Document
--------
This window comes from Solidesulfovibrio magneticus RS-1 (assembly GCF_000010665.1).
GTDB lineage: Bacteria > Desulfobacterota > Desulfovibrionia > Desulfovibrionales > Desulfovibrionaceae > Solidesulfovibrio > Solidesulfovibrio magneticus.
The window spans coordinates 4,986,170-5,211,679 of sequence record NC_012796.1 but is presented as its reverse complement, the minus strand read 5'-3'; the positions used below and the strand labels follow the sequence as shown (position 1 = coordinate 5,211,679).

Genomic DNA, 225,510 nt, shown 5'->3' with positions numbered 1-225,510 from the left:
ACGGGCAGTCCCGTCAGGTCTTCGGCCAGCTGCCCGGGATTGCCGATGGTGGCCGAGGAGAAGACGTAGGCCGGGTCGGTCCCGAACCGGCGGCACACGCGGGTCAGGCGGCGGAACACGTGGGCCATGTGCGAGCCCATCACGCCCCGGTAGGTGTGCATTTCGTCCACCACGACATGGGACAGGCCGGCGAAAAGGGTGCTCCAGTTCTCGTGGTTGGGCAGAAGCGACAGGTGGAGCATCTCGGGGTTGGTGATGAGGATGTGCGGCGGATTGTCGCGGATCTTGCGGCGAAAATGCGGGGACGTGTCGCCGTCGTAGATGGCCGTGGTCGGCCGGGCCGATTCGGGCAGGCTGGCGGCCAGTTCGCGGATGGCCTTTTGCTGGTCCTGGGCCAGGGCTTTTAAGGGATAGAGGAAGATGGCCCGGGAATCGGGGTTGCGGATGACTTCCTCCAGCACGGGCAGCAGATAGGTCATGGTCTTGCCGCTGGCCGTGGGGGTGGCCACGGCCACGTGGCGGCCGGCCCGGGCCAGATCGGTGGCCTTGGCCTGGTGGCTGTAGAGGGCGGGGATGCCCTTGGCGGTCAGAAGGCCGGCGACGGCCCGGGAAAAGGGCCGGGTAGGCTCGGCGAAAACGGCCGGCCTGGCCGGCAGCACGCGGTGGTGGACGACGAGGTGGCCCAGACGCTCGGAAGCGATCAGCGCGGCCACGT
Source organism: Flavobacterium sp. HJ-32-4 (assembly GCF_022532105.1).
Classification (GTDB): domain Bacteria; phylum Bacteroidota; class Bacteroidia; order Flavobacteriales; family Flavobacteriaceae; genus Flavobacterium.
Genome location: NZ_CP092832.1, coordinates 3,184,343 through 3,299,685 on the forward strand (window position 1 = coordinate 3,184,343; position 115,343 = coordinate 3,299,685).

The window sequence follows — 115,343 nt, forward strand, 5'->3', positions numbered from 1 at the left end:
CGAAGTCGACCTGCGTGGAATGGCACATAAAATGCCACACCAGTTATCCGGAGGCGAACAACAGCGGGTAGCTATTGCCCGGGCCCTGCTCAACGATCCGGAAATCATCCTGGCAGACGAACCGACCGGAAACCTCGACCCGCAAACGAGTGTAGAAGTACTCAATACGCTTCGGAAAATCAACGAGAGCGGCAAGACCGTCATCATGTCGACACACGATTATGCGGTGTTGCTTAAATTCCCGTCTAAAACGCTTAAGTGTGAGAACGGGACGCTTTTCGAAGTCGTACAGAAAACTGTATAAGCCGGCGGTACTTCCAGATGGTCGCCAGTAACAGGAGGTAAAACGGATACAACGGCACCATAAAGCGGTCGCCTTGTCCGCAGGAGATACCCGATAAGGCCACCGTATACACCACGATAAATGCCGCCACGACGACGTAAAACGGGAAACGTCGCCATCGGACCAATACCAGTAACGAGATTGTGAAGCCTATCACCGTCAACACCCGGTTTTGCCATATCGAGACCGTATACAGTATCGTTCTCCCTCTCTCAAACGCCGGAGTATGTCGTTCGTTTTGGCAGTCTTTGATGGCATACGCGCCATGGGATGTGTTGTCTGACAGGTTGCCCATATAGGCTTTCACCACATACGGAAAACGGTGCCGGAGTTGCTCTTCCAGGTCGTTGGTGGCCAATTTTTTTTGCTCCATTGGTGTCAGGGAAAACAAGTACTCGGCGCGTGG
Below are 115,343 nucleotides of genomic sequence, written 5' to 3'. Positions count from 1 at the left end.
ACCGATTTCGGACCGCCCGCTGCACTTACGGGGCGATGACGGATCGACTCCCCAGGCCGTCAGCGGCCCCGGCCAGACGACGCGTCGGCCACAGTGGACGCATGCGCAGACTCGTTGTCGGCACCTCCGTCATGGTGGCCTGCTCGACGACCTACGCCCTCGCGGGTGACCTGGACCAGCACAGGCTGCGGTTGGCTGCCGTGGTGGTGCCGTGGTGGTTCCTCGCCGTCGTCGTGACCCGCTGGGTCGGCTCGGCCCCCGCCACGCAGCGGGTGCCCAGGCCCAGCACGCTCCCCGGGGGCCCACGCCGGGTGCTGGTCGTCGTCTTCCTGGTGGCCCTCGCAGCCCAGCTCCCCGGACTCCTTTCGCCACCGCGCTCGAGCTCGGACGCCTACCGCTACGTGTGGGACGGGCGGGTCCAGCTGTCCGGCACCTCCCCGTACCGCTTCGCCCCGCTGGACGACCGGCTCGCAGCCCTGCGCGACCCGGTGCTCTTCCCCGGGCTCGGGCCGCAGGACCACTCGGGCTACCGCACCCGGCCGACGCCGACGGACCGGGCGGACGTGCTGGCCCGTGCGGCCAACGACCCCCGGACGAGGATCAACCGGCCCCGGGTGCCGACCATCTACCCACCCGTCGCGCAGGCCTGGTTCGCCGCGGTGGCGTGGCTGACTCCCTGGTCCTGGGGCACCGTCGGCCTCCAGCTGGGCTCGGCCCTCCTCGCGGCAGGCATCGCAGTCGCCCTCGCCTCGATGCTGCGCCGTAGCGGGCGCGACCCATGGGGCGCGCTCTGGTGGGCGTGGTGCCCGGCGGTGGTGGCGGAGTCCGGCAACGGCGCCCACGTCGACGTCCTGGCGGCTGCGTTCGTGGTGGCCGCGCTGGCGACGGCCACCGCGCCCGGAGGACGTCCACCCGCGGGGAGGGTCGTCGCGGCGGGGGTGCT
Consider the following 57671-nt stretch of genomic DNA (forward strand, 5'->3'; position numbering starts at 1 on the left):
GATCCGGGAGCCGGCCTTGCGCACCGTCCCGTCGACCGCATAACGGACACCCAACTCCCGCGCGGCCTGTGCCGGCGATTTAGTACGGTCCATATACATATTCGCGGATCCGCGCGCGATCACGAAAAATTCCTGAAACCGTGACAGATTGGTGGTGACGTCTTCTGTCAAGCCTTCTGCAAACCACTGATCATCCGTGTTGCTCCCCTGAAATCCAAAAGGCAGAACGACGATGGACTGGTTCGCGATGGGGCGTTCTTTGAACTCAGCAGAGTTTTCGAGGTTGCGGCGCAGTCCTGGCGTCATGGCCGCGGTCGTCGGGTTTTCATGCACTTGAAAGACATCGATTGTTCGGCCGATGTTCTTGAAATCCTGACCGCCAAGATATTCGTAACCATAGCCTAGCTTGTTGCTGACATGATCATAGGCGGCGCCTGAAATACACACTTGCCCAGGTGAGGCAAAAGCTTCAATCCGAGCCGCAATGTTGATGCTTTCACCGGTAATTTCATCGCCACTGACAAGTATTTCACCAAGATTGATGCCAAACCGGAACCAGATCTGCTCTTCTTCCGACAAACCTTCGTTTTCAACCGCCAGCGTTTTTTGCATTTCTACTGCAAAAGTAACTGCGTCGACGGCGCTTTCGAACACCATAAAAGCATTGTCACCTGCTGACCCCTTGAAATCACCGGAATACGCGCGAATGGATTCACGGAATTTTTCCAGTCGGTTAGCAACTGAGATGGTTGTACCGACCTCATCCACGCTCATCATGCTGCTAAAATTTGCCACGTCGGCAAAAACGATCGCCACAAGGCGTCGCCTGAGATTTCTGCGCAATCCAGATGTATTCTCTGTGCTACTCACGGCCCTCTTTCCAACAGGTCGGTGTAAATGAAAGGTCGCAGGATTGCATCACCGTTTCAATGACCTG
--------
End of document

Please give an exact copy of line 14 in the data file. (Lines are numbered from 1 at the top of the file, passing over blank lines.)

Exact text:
GATCCGGGAGCCGGCCTTGCGCACCGTCCCGTCGACCGCATAACGGACACCCAACTCCCGCGCGGCCTGTGCCGGCGATTTAGTACGGTCCATATACATATTCGCGGATCCGCGCGCGATCACGAAAAATTCCTGAAACCGTGACAGATTGGTGGTGACGTCTTCTGTCAAGCCTTCTGCAAACCACTGATCATCCGTGTTGCTCCCCTGAAATCCAAAAGGCAGAACGACGATGGACTGGTTCGCGATGGGGCGTTCTTTGAACTCAGCAGAGTTTTCGAGGTTGCGGCGCAGTCCTGGCGTCATGGCCGCGGTCGTCGGGTTTTCATGCACTTGAAAGACATCGATTGTTCGGCCGATGTTCTTGAAATCCTGACCGCCAAGATATTCGTAACCATAGCCTAGCTTGTTGCTGACATGATCATAGGCGGCGCCTGAAATACACACTTGCCCAGGTGAGGCAAAAGCTTCAATCCGAGCCGCAATGTTGATGCTTTCACCGGTAATTTCATCGCCACTGACAAGTATTTCACCAAGATTGATGCCAAACCGGAACCAGATCTGCTCTTCTTCCGACAAACCTTCGTTTTCAACCGCCAGCGTTTTTTGCATTTCTACTGCAAAAGTAACTGCGTCGACGGCGCTTTCGAACACCATAAAAGCATTGTCACCTGCTGACCCCTTGAAATCACCGGAATACGCGCGAATGGATTCACGGAATTTTTCCAGTCGGTTAGCAACTGAGATGGTTGTACCGACCTCATCCACGCTCATCATGCTGCTAAAATTTGCCACGTCGGCAAAAACGATCGCCACAAGGCGTCGCCTGAGATTTCTGCGCAATCCAGATGTATTCTCTGTGCTACTCACGGCCCTCTTTCCAACAGGTCGGTGTAAATGAAAGGTCGCAGGATTGCATCACCGTTTCAATGACCTG